Feel the uneven cobble stones beneath your feet, knocking you off a balanced path from time to time. See the brilliant array of colors in the fruits and vegetables lined across the tables. Listen to the women gossip and barter over the sounds of a muffled accordion player nearby. Pick up a carrot or turnip and touch the dusty layer of dirt on the outer skin of the freshly dug vegetable. Taste the sweetness of a perfectly ripened mango the vendor cut open for sampling.

Most neighborhoods have at least one or two weekly open-air markets, often located in a town square or open parking lot (generally 7am-2:30 pm). If you are fortunately located within walking distance of a covered market, it will be permanently open, like the old market on rue Cler in the 7th arrondissement. However, all markets, even the permanent ones, are usually closed on Monday. Your neighbors can point you in the right direction, or just follow the ladies making their pilgrimage with woven baskets and rolling carts.

Depending on the season, you’ll find tables covered in melons and berries or apples and pumpkins, and always an array of flowers, bursting with magnificent colors. Most often quantities are sold by weight in kilos or grams. (450 grams is about a pound for those with American recipes.) Good deals can be found by buying by the plateau, or dish that is pre-loaded with ripe produce. Vendors will efficiently bag your selections and announce your total cost.

Arrive at the market with an open and adventurous spirit and your overall spending will be a fraction of the cost. Going to the market inspires you to cook new dishes. Be spontaneous. Don’t arrive with list in hand. Let that day’s promotions or soldes write your menu. Shopping mid-week often provides fewer people and lower prices. You could also try going later in the day for the possibility of easier haggling on the food needing to be eaten that day.

No matter when you go to these marchés découverts, it is appreciated if you try and speak the language. Keep in mind basic shopping etiquette: “Bonjour,” “s’il vous plait,” “merci,” and “au revoir” said with a smile go a long way. As far as asking for different foods, manage what you can. There are little helpful hints peeking out of each section, as the name and price of all the items are etched in white on small chalkboards. If you become a repeat shopper, even if you only return once a week, forming a friendship with the producteur can get you the freshest pick and an idea on how to cook an item with which you are unfamiliar.

There is much more to a market than fruits and veggies, though. Selections vary at each location, but you can find fresh fish, meats, cheeses and homemade jars of honey. Let us not forget about the non-edibles too! Beautiful scarves, dainty handbags, shoes, jewelry, clothes and handmade crafts are also for sale; on sale is more like it—a necklace at a department store might cost you 25 euros, whereas you can find the same one at the market for just five.

Don’t be surprised to find goods and clothes from countries like Nepal or India, adding a different spice and another flavor to the market. Many merchants bring their items directly from such places to sell at market price. By doing this, both parties, the consumer and the seller, benefit. When a vendor cuts out the middleman, he can sell goods for a cheaper price. In turn, you gain an ornate scarf or silver ring at a bargain price, and you did not have to push through the small aisles of a stuffy store to obtain it.

By shopping at a market, you might also lose a few things as well. In the popular book French Women Don’t Get Fat, Mireille Guiliano reveals her ideas on the mysteries behind French eating habits, weight gain and “the secret of eating for pleasure.” One of Madame Guiliano’s recommendations for keeping a French figure is fresh ingredients (found at your local market). She also says the way a French woman walks everywhere provides great exercise. While you are walking back and forth from the market, adding a rolling cart for a little resistance, you have done a small workout and gotten groceries.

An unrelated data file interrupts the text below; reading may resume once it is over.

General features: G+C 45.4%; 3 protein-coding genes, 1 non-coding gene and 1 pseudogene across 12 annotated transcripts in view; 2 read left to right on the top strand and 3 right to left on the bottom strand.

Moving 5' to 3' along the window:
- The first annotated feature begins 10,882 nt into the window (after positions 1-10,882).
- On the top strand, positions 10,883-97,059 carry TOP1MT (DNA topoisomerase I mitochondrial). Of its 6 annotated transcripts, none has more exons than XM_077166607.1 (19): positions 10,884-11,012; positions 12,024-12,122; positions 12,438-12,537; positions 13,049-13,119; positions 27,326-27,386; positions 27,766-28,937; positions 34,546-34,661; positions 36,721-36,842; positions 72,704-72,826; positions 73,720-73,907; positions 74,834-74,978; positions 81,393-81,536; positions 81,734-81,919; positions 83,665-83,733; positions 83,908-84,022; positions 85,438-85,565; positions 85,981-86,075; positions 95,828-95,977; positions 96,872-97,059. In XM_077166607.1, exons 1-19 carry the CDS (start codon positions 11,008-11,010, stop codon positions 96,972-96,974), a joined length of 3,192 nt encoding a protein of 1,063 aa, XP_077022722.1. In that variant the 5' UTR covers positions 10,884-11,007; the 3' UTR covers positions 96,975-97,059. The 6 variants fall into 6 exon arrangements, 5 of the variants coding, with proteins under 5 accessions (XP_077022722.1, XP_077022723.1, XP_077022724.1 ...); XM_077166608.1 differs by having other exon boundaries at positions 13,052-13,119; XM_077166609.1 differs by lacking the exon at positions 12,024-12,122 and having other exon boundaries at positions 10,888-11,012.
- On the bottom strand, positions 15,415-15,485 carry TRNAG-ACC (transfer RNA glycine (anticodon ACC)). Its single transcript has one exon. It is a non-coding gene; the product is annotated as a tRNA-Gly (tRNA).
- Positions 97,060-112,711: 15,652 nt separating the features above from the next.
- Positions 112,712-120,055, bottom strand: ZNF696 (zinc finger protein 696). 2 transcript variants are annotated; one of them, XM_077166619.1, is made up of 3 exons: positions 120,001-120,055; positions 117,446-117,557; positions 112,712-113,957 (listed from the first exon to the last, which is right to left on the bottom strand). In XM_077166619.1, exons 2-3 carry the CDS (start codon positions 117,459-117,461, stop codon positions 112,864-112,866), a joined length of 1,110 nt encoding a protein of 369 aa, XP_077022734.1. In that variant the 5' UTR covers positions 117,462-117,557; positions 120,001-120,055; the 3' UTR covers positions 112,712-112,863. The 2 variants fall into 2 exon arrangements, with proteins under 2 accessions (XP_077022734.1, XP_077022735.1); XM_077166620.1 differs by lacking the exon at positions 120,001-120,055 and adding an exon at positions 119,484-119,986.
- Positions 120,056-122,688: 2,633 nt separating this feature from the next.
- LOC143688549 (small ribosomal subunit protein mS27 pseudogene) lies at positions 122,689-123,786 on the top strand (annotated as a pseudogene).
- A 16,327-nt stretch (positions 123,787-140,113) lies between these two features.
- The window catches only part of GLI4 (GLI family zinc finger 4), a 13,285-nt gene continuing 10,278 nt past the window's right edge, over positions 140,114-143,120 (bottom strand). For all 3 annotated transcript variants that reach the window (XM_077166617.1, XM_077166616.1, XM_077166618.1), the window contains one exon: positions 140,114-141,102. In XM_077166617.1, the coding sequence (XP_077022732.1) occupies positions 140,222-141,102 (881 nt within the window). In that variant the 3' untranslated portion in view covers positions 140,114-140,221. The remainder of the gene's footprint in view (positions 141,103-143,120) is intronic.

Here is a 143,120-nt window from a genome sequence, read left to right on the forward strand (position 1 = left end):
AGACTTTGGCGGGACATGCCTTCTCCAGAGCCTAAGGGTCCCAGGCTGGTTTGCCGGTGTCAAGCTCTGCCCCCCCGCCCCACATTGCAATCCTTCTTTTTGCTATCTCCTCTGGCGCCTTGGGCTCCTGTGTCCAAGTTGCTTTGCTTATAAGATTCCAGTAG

There is no doubt the food you come home with will be the freshest available. Each producer is an expert on his goods. You will receive one-on-one assistance picking the perfect pêche or pomme. There will not be a need to spend countless minutes reading the labels at a supermarket or hypermarket. Which is healthier, ‘free range organic,’ ‘natural,’ or ‘grass-fed’ meat? The perk of the market experience is the ability to simply ask the farmer how their animals live.

This idea works well across the stand. Instead of fingering through all the fruits, poking and prodding each one, tell the producer on what day you would like to eat your choice melon, and most will gladly pick out one perfect for the occasion. And when there are more than 350 different French cheeses, you are going to want an expert behind the table; someone who learned the trade from his father, who learned it from his father.

One tip, though, if you want farm fresh eggs: save a cardboard container from your last supermarket trip. If not, there is a good chance you will be given your dozen in a brown paper bag, playing a juggling game to see how many whole eggs you have once you reach the kitchen.

Whether it is picking up a mélange of dried fruit as an afternoon snack (instead of McDo), picking up supplies for a scrumptious picnic, or checking out the ripest produce for a delicious dinner, the open-air market is a true French advantage. Get out in the fresh air; take a stroll and find some fresh food.

By Erin Chupp
Erin is a freelance writer and photographer who recently moved back from the south of France to begin a graduate program. She has been published in both the U.S. and in France. Her passions of writing, travel and culture are often combined for creative purposes. Throughout all of her travels, her experiences are described best through her writing and photography. Erin can be contacted at to discuss the future presence of her creative writing/photos in your publication.